Your Guide to Safe Emails: Create and Implement a DKIM Record

In the DKIM Explained blog post, we featured a doleful story of a product owner named Mark who missed a chance to sell his product to a prospect named Yvonne. Mark’s marketing emails reached Yvonne’s mailbox but ended up in a ‘spam’ folder. So, she has signed with another company. The reason was quite simple: Mark’s emails lacked a DKIM signature. Don’t make his mistake and set up your DKIM record with the help of this guide. 

What is required for a DKIM signature?

DomainKeys Identified Mail (DKIM) is a digital signature added to outbound emails. It looks like a random set of characters mostly unreadable to a human user. Recipients don’t see this unless they dig into the source code of the email. DKIM is meant for the recipient’s email server, which authenticates the sender based on it and, if everything seems to be fine, lets pass the email to the mailbox. Here is an example of a regular DKIM record:

DKIM-Signature: v=1; a=rsa-sha256; c=relaxed/relaxed; d=asuswebstorage.com; s=default; t=1572282571; bh=NFzBvJ/pEmf+yUHDd/Y7dYNH9pE+Bx6o95KcxhwFL78=; h=From:To:Subject:From; b=QwgINKqwcBu3GbeWm2Be81qXks6Pq9yMmDZl9C6mT8moXVBeokpEmDN+0RyZFiOmNH30kbe6HbS2lY3b1Pf726UH/V/0VAH0nigTuir4TWdN/IUePV+goQdEJ2+sDQ1fHlVjyyJCRwCiFiZpBIjhTBNN0vrgNJZ/gSLLOvq6k3s=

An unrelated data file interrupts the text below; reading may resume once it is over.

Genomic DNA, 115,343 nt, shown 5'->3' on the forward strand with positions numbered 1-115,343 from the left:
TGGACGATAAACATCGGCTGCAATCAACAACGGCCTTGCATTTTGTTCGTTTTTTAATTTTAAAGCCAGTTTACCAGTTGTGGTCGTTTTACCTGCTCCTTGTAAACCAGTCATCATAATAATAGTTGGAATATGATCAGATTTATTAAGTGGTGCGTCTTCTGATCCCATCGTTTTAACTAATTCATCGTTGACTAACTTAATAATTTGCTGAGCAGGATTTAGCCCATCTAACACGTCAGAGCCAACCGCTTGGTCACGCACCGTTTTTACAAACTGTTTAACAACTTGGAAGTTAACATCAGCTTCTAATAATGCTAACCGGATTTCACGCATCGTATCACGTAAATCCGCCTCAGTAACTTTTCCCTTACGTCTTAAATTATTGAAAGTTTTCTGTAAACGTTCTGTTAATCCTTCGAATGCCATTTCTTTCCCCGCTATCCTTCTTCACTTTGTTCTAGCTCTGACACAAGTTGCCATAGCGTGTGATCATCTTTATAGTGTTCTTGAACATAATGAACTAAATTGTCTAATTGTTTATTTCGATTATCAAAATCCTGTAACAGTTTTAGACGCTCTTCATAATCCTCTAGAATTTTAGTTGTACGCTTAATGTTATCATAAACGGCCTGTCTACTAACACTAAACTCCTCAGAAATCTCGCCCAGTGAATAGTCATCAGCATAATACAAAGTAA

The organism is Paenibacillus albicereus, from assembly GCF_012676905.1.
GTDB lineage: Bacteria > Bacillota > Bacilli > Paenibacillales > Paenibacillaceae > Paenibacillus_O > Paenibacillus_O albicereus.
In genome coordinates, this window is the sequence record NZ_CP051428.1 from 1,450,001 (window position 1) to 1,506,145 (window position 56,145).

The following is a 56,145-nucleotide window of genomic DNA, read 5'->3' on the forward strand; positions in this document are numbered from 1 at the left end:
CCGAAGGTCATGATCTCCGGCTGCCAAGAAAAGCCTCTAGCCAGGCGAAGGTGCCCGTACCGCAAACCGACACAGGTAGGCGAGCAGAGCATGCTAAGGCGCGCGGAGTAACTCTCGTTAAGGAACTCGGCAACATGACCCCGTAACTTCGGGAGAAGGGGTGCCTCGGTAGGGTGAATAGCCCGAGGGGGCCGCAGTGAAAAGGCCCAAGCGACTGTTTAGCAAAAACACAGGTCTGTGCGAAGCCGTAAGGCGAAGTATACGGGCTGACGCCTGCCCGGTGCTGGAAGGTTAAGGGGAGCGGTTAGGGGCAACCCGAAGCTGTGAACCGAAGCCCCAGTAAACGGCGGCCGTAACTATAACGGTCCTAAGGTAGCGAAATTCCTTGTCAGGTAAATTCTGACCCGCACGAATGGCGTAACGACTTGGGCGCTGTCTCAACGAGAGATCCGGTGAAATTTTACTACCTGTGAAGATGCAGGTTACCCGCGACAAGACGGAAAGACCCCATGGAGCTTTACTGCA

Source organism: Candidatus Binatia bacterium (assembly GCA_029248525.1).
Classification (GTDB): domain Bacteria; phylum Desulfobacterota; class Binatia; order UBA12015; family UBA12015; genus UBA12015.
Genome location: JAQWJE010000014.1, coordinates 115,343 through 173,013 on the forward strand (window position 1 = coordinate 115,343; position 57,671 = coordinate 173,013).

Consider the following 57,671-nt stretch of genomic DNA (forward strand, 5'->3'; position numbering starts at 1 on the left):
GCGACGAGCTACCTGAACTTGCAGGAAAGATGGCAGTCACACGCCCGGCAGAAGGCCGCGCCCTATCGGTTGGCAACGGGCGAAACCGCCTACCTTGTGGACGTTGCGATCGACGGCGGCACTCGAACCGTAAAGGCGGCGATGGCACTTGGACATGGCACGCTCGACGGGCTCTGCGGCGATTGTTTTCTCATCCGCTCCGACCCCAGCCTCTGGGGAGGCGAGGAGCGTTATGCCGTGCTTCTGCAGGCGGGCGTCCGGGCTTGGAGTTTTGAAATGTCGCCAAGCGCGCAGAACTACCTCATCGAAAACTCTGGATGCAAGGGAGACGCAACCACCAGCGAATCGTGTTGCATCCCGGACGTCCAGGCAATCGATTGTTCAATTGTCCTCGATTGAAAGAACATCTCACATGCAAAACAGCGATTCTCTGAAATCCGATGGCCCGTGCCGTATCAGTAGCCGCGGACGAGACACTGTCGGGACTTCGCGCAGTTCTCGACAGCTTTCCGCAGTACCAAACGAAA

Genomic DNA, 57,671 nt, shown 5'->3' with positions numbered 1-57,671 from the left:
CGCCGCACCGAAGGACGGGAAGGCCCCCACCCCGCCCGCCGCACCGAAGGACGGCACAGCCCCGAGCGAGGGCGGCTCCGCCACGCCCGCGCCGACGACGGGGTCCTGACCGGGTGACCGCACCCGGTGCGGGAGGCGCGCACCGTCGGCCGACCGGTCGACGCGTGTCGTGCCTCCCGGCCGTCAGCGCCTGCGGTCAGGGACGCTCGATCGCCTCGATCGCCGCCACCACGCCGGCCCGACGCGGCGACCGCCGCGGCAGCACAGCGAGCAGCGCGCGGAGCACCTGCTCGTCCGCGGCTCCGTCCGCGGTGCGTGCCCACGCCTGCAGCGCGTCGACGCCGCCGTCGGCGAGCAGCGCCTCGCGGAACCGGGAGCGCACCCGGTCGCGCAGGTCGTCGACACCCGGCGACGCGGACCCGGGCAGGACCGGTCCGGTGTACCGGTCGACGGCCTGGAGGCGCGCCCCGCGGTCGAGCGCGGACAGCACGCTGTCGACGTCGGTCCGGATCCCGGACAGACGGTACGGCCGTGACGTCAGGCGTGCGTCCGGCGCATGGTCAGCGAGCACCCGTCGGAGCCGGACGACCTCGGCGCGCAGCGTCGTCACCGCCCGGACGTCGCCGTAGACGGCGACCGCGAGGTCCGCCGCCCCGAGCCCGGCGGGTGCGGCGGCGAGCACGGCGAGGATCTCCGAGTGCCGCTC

It consists of the following tags:

  • v=1 – the version (always equals to 1)
  • a= – a signing algorithm used for the creation of a DKIM record
  • c= – a canonicalization algorithm for the header and the body
  • d= – a domain where the DKIM is signed
  • s= – a DKIM selector
  • t= – a timestamp of when the email was signed
  • bh= – a hashed email body
  • h= – a list of headers
  • b= – a digital signature 

To create the DKIM signature, you will have to specify only two tags of all the above: an authorized domain (d=) and a selector (s=). 

Choose a domain

When validating DKIM signatures, the recipient’s mail server checks whether the domain included in the signature (d=) matches the domain included in the ‘From:‘ field of the email. You may use different domains for sending different types of emails, so make sure each is authorized.

NB: If you’re using different domains for sending emails, you’ll need to have separate DKIM signatures for each domain. 

Pick a DKIM selector

A selector or a selector prefix is a name you need to specify to create the DKIM key. During the validation process, the server runs a DNS query according to the combination of the authorized domain (d=) and the selector (s=). This is required to fetch the public key.